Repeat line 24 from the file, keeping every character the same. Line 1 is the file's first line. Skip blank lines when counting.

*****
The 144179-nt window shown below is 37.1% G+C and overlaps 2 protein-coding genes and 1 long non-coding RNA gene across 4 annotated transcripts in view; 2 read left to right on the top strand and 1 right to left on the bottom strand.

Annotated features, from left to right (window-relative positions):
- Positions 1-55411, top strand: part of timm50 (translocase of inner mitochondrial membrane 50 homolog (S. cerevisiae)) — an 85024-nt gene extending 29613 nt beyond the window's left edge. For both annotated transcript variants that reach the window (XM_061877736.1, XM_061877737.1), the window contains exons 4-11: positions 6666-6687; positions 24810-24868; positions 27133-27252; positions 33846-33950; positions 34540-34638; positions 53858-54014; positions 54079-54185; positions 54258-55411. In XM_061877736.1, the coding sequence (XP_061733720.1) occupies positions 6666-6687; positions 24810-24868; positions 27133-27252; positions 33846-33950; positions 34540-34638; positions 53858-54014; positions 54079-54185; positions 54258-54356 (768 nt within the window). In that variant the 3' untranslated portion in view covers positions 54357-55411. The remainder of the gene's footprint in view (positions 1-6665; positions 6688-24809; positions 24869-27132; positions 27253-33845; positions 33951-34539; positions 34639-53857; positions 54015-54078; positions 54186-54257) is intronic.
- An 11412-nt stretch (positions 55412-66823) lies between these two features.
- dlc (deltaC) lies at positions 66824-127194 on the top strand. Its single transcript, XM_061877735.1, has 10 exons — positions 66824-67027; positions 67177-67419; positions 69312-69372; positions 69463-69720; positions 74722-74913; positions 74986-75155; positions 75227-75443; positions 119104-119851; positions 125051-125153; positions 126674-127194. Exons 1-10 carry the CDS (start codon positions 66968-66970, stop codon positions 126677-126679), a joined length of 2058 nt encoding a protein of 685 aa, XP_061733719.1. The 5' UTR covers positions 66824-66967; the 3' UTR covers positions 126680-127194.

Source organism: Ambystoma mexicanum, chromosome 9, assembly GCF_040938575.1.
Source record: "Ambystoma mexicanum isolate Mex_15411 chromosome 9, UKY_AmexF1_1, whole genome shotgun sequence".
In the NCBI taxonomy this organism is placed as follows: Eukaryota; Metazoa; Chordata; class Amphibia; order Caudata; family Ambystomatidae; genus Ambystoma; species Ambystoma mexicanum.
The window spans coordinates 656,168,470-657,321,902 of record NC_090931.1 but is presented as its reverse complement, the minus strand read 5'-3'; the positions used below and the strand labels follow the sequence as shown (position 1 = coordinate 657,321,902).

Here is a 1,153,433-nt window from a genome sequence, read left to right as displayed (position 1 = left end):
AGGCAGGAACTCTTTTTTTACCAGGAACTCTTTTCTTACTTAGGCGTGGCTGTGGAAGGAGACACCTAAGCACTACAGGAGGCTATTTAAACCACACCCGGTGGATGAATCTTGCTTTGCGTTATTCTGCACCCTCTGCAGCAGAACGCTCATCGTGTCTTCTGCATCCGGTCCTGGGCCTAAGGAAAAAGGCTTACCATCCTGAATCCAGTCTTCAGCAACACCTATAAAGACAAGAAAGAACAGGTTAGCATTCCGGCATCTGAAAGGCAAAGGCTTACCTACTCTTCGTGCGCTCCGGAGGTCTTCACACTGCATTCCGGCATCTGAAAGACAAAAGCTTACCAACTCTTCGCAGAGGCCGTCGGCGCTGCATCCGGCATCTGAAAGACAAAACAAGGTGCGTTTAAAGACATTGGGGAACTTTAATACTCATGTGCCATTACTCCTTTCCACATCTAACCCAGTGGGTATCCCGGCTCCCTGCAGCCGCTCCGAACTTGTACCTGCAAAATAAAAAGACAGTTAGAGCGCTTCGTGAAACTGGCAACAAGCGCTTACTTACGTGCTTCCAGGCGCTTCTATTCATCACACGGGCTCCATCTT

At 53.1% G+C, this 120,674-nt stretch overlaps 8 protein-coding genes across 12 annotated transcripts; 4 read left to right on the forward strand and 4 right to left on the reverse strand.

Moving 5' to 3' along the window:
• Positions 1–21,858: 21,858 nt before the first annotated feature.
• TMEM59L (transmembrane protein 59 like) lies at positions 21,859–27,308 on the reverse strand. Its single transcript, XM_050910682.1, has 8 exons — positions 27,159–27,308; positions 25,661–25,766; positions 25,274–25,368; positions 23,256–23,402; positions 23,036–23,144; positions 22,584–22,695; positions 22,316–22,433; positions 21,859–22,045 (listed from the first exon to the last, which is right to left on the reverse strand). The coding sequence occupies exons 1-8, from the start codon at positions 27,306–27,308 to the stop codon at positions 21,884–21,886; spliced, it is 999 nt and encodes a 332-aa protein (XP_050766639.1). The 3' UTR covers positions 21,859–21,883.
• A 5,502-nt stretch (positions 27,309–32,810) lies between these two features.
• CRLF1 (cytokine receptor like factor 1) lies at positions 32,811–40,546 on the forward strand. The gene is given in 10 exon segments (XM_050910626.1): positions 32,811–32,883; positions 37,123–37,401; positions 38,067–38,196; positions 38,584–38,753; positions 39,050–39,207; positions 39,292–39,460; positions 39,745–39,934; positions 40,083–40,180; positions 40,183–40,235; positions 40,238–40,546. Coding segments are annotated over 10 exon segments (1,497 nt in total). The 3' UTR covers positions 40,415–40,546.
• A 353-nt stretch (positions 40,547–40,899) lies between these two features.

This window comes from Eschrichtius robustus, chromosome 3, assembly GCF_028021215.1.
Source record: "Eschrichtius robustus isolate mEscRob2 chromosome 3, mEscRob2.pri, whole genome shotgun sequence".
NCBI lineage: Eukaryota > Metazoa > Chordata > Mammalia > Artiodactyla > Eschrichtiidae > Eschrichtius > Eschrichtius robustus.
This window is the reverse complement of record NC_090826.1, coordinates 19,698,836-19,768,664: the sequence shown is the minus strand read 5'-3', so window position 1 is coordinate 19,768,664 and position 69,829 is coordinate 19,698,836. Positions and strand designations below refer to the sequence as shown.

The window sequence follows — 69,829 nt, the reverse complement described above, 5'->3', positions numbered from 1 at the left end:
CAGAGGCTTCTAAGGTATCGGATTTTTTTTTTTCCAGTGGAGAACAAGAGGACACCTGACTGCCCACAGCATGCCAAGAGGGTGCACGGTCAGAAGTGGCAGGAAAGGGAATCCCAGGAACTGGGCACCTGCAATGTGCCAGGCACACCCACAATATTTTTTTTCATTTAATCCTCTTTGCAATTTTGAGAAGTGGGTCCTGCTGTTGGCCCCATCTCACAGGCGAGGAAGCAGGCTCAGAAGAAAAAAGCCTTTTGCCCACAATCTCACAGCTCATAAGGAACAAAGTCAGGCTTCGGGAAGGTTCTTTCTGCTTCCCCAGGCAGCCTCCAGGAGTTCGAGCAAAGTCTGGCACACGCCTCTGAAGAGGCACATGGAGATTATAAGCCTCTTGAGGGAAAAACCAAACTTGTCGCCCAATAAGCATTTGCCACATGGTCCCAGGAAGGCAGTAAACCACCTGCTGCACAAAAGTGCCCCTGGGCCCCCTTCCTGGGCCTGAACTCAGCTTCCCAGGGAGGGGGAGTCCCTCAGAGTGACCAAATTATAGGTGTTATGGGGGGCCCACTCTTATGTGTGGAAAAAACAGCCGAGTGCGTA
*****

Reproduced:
CAGAGGCTTCTAAGGTATCGGATTTTTTTTTTTCCAGTGGAGAACAAGAGGACACCTGACTGCCCACAGCATGCCAAGAGGGTGCACGGTCAGAAGTGGCAGGAAAGGGAATCCCAGGAACTGGGCACCTGCAATGTGCCAGGCACACCCACAATATTTTTTTTCATTTAATCCTCTTTGCAATTTTGAGAAGTGGGTCCTGCTGTTGGCCCCATCTCACAGGCGAGGAAGCAGGCTCAGAAGAAAAAAGCCTTTTGCCCACAATCTCACAGCTCATAAGGAACAAAGTCAGGCTTCGGGAAGGTTCTTTCTGCTTCCCCAGGCAGCCTCCAGGAGTTCGAGCAAAGTCTGGCACACGCCTCTGAAGAGGCACATGGAGATTATAAGCCTCTTGAGGGAAAAACCAAACTTGTCGCCCAATAAGCATTTGCCACATGGTCCCAGGAAGGCAGTAAACCACCTGCTGCACAAAAGTGCCCCTGGGCCCCCTTCCTGGGCCTGAACTCAGCTTCCCAGGGAGGGGGAGTCCCTCAGAGTGACCAAATTATAGGTGTTATGGGGGGCCCACTCTTATGTGTGGAAAAAACAGCCGAGTGCGTA